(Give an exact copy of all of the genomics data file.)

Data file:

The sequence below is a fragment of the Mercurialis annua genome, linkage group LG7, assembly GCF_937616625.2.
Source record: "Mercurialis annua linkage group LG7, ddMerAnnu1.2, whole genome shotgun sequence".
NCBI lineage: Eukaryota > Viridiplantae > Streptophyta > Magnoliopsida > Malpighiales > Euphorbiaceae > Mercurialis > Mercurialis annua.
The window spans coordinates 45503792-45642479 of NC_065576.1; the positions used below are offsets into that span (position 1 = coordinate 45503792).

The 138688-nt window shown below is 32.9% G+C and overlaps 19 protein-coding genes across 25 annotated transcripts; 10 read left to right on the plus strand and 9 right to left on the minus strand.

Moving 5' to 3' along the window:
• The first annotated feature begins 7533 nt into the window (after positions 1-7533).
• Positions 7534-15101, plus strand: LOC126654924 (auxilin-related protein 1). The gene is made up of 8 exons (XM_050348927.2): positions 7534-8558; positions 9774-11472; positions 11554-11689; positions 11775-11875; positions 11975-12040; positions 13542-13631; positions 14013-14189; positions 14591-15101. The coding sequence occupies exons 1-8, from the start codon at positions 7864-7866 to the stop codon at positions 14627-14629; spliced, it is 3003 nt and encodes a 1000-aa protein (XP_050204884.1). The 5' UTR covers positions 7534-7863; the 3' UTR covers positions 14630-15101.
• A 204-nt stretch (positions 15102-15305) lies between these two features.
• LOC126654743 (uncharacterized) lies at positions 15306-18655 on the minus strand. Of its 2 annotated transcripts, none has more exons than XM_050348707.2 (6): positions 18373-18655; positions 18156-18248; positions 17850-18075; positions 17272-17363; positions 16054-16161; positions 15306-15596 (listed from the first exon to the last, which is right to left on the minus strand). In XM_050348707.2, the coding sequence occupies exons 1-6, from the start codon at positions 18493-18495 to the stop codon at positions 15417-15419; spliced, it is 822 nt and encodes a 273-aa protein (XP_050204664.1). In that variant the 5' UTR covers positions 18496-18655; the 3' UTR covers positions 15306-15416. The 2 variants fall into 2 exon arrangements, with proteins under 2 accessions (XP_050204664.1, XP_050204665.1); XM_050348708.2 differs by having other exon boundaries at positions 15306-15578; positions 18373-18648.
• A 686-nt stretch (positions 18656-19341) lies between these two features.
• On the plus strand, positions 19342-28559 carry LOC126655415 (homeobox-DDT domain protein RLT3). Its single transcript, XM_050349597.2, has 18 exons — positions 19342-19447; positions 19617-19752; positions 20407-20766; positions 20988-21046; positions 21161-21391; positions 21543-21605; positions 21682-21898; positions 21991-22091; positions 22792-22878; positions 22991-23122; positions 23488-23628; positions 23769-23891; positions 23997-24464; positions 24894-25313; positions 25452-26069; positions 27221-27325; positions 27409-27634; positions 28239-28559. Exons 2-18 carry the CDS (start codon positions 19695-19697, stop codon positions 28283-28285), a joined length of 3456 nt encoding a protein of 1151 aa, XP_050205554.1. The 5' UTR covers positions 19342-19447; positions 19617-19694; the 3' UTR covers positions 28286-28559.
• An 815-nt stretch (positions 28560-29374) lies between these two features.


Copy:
The sequence below is a fragment of the Mercurialis annua genome, linkage group LG7, assembly GCF_937616625.2.
Source record: "Mercurialis annua linkage group LG7, ddMerAnnu1.2, whole genome shotgun sequence".
NCBI lineage: Eukaryota > Viridiplantae > Streptophyta > Magnoliopsida > Malpighiales > Euphorbiaceae > Mercurialis > Mercurialis annua.
The window spans coordinates 45503792-45642479 of NC_065576.1; the positions used below are offsets into that span (position 1 = coordinate 45503792).

The 138688-nt window shown below is 32.9% G+C and overlaps 19 protein-coding genes across 25 annotated transcripts; 10 read left to right on the plus strand and 9 right to left on the minus strand.

Moving 5' to 3' along the window:
• The first annotated feature begins 7533 nt into the window (after positions 1-7533).
• Positions 7534-15101, plus strand: LOC126654924 (auxilin-related protein 1). The gene is made up of 8 exons (XM_050348927.2): positions 7534-8558; positions 9774-11472; positions 11554-11689; positions 11775-11875; positions 11975-12040; positions 13542-13631; positions 14013-14189; positions 14591-15101. The coding sequence occupies exons 1-8, from the start codon at positions 7864-7866 to the stop codon at positions 14627-14629; spliced, it is 3003 nt and encodes a 1000-aa protein (XP_050204884.1). The 5' UTR covers positions 7534-7863; the 3' UTR covers positions 14630-15101.
• A 204-nt stretch (positions 15102-15305) lies between these two features.
• LOC126654743 (uncharacterized) lies at positions 15306-18655 on the minus strand. Of its 2 annotated transcripts, none has more exons than XM_050348707.2 (6): positions 18373-18655; positions 18156-18248; positions 17850-18075; positions 17272-17363; positions 16054-16161; positions 15306-15596 (listed from the first exon to the last, which is right to left on the minus strand). In XM_050348707.2, the coding sequence occupies exons 1-6, from the start codon at positions 18493-18495 to the stop codon at positions 15417-15419; spliced, it is 822 nt and encodes a 273-aa protein (XP_050204664.1). In that variant the 5' UTR covers positions 18496-18655; the 3' UTR covers positions 15306-15416. The 2 variants fall into 2 exon arrangements, with proteins under 2 accessions (XP_050204664.1, XP_050204665.1); XM_050348708.2 differs by having other exon boundaries at positions 15306-15578; positions 18373-18648.
• A 686-nt stretch (positions 18656-19341) lies between these two features.
• On the plus strand, positions 19342-28559 carry LOC126655415 (homeobox-DDT domain protein RLT3). Its single transcript, XM_050349597.2, has 18 exons — positions 19342-19447; positions 19617-19752; positions 20407-20766; positions 20988-21046; positions 21161-21391; positions 21543-21605; positions 21682-21898; positions 21991-22091; positions 22792-22878; positions 22991-23122; positions 23488-23628; positions 23769-23891; positions 23997-24464; positions 24894-25313; positions 25452-26069; positions 27221-27325; positions 27409-27634; positions 28239-28559. Exons 2-18 carry the CDS (start codon positions 19695-19697, stop codon positions 28283-28285), a joined length of 3456 nt encoding a protein of 1151 aa, XP_050205554.1. The 5' UTR covers positions 19342-19447; positions 19617-19694; the 3' UTR covers positions 28286-28559.
• An 815-nt stretch (positions 28560-29374) lies between these two features.